The sleeves and shoulders of my laser sweater was finished and blocked about three weeks ago. Then the project stalled. It wasn't lack of inspiration or steam, I just basically hit the wall due to over stimulation from outside sources. My house got invaded by Danes, and now that they are gone I am packing for my vacation to the Pacific Northwest. And "NOOOOO-o-o-0", I am not taking my project with me since one of my fears is that airport security would confiscate my knitting needles since they do look like weapons. Those knitting needles of mine comes from an expensive set and I'd die if those neanderthals got their hands on it and chuck it into the trash.
Never fear, when I get back, I will have a friend take pictures of me steeking the collar. I will try to give a detailed step-by-step instructions along with pictures so that you can reproduce how I steek and pick up stitches for the neck opening. Trust me, it will be very painless and almost foolproof (I hope).
So, check back about mid-August. Hopefully I will be back by then and not hopelessly lost somewhere in the San Juan Islands.
Enjoy the summer and keep knitting!
Tuesday, July 5, 2011
The sleeves and shoulder are progressing well, far better than I expect it would. Now all I can hope for is that my sailing and racing skills will improve in time to equal my artistry with knitting needles. The Laser is a frightfully powerful sailboat, and I am sure it will take time and practice before I become comfortable with it. Sailing a Laser, like knitting, takes diligence and practice before you can master it.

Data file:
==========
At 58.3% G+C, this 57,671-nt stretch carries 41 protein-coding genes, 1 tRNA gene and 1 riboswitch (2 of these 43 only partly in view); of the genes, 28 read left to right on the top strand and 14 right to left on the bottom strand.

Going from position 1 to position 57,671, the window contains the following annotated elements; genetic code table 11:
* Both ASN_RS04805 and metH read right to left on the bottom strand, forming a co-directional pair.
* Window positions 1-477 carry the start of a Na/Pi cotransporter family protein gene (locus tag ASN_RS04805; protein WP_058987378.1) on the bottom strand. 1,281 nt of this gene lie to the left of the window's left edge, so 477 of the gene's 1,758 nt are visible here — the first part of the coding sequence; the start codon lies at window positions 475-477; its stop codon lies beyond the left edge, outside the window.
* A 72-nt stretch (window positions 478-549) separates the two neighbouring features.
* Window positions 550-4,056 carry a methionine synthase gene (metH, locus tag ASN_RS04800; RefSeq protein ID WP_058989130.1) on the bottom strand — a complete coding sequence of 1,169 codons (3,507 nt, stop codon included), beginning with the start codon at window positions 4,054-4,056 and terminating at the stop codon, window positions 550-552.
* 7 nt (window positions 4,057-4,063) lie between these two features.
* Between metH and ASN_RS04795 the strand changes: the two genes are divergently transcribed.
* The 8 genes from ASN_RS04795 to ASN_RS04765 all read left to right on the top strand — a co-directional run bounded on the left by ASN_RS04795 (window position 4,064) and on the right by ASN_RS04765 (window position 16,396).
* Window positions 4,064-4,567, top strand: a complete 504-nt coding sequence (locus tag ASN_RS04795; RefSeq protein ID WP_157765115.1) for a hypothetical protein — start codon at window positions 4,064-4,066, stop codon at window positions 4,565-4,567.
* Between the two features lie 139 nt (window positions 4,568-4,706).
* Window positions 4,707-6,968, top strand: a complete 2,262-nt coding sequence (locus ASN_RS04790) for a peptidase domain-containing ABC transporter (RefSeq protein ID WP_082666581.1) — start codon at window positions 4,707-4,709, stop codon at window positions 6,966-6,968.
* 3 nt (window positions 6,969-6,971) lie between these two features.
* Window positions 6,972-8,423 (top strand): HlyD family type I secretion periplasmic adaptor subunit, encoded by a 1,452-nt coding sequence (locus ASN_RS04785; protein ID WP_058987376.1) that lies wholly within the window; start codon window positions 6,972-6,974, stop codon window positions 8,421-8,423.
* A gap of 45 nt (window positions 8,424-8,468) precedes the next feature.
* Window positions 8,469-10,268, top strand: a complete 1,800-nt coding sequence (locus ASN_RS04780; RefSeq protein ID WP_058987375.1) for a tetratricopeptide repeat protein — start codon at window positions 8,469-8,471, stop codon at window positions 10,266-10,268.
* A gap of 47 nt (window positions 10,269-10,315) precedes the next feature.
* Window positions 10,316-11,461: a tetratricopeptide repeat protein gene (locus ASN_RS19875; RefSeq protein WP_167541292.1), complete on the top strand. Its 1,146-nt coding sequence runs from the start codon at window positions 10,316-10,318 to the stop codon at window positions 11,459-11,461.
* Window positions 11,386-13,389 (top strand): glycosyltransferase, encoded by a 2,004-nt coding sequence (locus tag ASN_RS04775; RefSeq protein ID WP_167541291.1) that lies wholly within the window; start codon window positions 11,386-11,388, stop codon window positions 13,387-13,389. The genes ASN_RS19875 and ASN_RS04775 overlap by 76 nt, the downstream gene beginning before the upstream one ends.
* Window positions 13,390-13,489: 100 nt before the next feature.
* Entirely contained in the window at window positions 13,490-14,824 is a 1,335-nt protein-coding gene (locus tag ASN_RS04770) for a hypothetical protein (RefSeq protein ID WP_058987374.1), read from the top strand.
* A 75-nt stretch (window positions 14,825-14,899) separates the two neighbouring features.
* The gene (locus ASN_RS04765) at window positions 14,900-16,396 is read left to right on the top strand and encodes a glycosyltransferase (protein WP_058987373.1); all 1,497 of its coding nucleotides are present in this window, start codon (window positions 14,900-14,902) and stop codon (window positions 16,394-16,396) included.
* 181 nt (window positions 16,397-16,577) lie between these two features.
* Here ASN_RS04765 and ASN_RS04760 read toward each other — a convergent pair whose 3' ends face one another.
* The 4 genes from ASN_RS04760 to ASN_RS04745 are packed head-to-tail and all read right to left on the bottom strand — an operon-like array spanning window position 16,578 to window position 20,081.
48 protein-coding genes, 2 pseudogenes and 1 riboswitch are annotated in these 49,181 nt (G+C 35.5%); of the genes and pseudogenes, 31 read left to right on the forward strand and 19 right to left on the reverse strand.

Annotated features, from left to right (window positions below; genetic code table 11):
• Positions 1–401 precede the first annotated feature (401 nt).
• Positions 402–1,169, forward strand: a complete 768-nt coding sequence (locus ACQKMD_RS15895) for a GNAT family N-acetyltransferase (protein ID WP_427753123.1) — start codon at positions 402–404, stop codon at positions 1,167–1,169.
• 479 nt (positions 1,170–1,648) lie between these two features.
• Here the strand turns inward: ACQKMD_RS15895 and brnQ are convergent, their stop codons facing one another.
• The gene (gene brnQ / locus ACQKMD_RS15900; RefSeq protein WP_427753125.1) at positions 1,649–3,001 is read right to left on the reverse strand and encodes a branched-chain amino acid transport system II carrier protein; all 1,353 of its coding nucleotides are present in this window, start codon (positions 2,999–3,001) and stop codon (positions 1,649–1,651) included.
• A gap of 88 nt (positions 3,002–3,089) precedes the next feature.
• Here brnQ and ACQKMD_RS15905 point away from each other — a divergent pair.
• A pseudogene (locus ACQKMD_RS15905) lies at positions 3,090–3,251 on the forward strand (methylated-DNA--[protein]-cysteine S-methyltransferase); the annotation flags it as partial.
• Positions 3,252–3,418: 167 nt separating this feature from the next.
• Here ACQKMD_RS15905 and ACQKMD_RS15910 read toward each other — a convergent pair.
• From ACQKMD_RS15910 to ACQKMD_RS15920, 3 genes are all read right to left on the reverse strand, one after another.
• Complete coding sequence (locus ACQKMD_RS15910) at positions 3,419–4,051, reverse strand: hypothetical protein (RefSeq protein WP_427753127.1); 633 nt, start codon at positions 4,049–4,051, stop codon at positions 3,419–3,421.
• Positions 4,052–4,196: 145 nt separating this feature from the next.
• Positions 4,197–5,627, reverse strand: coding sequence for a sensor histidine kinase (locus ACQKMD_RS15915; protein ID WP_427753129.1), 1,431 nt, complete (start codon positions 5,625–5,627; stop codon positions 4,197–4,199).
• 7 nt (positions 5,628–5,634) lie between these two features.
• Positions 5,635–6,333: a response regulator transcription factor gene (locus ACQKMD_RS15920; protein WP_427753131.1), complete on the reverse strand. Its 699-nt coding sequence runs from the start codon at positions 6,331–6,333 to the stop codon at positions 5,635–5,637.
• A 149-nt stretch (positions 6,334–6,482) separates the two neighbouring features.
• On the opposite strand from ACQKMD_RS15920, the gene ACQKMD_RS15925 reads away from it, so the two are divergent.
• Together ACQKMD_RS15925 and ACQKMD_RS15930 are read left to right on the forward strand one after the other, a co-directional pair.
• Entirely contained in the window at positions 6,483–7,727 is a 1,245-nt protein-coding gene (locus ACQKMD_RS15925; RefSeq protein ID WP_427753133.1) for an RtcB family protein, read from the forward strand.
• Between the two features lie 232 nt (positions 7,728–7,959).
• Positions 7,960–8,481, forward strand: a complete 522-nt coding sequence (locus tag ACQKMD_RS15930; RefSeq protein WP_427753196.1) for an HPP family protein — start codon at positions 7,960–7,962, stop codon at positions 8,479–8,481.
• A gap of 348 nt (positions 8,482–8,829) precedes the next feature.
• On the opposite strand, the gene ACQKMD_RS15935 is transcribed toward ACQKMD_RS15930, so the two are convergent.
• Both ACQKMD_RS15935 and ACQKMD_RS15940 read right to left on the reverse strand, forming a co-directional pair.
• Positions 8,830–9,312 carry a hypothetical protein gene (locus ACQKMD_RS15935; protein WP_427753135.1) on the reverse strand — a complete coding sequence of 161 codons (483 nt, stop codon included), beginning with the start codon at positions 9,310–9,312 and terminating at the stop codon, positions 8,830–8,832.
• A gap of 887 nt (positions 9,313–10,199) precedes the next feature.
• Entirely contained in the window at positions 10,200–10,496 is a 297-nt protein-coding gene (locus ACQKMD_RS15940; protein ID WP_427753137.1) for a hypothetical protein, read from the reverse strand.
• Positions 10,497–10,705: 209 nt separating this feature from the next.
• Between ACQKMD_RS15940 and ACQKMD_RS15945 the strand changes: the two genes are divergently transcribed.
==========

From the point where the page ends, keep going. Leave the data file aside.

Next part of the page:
As you can see, one sleeve and the shoulder is done. Now I am working down the other sleeve. You may notice that I've stopped cabling the central pattern and just knitted it straight. That stockinette portion is my steek ~ where I will cut it open, pick up stitches and knit the neckband. Never fear, I will have someone take pictures of this process so you can see how I do it.
The piece is getting long, floppy and unmanageable, especially when you are knitting it back and forth. My solution to this annoyance is to swaddle the piece.
Swaddling is simply taking a cloth and tying up your work in a nice bundle while leaving the working end free so you can continue knitting. The compact bundle is much easier to maneuver rather than having the work sprawled all over the place. I've swaddled just about everything; the body and sleeves of a sweater while working on the yoke, scarves, lace projects, etc. The bottom line is that if the knitted work starts becoming unwieldy, then swaddle it.
Swaddling your knitting also has the added benefit of keeping it clean while you are working on it. The cloth used for tying up the bundle would protect the knitting from pilling and/or felting as you constantly shift it around while working on it.
All in all, it is a very simple and effective solution! I hope you will consider swaddling in your future projects to keep your work neat and sharp looking.